On September 12th, 2023, USCIS updated its Policy Manual to offer clarifying guidance on examples of evidence that may satisfy the relevant criteria for employment first-based preference applicants, as well as how USCIS officers evaluate the totality of the evidence for eligibility. These updates reflect the Biden Administration’s increased focus on science, technology, engineering, and mathematics (STEM) fields, and appear to be geared towards making it clearer and easier for highly accomplished and educated individuals to apply for and obtain EB-1A (Extraordinary Ability) or EB-1B (Outstanding Professor or Researcher) classifications.
The first updated guidance is for qualifying or “comparable” evidence under the EB-1A category for Individuals with Extraordinary Ability (E11). The EB-1A classification is reserved for individuals with extraordinary ability in the sciences, arts, education, business, or athletics, which has been demonstrated by sustained national or international acclaim, and whose achievements have been extensively documented and recognized in the field. Please see our guide on EB-1A Extraordinary Ability Green Card for more detailed information on this category.
The updates for the EB-1A category clarify how officers evaluate the totality of the evidence for EB-1A eligibility and provide more examples that satisfy the criteria. Of particular note is the increased emphasis and direction to USCIS officers on how they should consider “comparable evidence” to satisfy at least three of the ten regulatory criteria. More examples have been added under each criterion, and generally seem to broaden the types of evidence that the USCIS officer may consider as sufficient. While the majority of the additions focus on criterion for STEM fields and widen the types of evidence that may be considered, helpful examples and definitions were also added under criteria for arts, business, and athletics.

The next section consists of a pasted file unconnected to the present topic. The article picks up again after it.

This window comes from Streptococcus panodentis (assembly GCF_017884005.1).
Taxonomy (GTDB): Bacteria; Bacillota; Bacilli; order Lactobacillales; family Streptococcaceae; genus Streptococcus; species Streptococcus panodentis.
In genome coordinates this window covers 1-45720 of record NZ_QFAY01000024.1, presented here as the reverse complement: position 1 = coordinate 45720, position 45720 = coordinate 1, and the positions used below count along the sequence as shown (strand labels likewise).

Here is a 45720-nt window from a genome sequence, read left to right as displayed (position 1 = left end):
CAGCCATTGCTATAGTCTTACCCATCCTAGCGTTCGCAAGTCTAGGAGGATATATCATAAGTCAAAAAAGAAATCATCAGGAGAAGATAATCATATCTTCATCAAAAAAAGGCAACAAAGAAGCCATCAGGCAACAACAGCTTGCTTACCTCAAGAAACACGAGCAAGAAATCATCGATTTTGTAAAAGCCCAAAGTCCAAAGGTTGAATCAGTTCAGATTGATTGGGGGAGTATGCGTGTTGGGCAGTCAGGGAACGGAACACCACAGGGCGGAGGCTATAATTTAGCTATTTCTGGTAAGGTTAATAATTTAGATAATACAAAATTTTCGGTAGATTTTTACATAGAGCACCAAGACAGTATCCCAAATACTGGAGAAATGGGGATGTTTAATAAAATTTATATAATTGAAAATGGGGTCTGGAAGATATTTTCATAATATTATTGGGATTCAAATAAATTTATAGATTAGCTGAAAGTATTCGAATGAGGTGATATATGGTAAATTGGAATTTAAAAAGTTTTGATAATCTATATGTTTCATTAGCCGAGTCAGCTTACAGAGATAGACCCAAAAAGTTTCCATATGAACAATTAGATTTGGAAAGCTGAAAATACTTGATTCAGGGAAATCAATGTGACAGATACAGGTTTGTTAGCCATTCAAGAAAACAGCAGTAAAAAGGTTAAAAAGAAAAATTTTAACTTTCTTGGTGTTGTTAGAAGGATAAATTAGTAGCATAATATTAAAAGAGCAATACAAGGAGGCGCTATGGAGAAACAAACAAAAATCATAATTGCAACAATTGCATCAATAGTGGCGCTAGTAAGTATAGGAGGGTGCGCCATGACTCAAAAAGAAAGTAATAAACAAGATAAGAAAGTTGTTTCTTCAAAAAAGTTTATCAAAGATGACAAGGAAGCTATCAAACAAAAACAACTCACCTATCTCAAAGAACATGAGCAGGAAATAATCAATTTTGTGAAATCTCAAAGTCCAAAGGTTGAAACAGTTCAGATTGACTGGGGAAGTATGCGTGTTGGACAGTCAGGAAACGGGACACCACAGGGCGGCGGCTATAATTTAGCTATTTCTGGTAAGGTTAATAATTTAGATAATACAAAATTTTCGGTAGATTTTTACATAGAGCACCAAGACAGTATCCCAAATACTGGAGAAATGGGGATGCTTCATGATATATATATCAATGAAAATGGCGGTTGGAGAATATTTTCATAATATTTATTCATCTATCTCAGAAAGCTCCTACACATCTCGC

The second updated guidance is for qualifying or comparable evidence under the EB-1B category for Outstanding Professors or Researchers (E12). The EB-1B category is reserved for professors or researchers who are internationally recognized as outstanding for achievements in their particular academic field or specialization. While the EB-1B isn’t quite as high as the EB-1A, it still requires that two of the six listed criteria be satisfied. Please see our guide on EB-1B Green Card for Outstanding Researchers for more detailed information on this category.
The EB-1B category updates are similar to those of EB-1A, with more examples under each criterion as well as more detail regarding types of comparable evidence that may be used to satisfy a criterion. While the EB-1B section about comparable evidence is now more broadened in its wording, it may still be helpful to refer back to the EB-1A section on comparable evidence for more details and examples. The EB-1B typically has a heavy focus on STEM fields and academics, so broadening the guidance and types of satisfactory evidence is in keeping with the Biden Administration’s priorities.
Overall, these updates are a positive step in the right direction and contain a lot of common-sense clarifications and guidance. This will hopefully result in a reduction in RFEs, NOIDs, and denials for EB-1As and EB-1Bs, as well as make the process more streamlined and easier to understand. We will be closely monitoring how USCIS applies this new policy guidance and provide updates when available.
For the full text of the USCIS updates, please see USCIS Policy Manual > Volume 6 > Part F > Chapter 2 > Section B, Evidence of Extraordinary Ability and USCIS Policy Manual > Volume 6 > Part F > Chapter 3 > Section B, Evidence.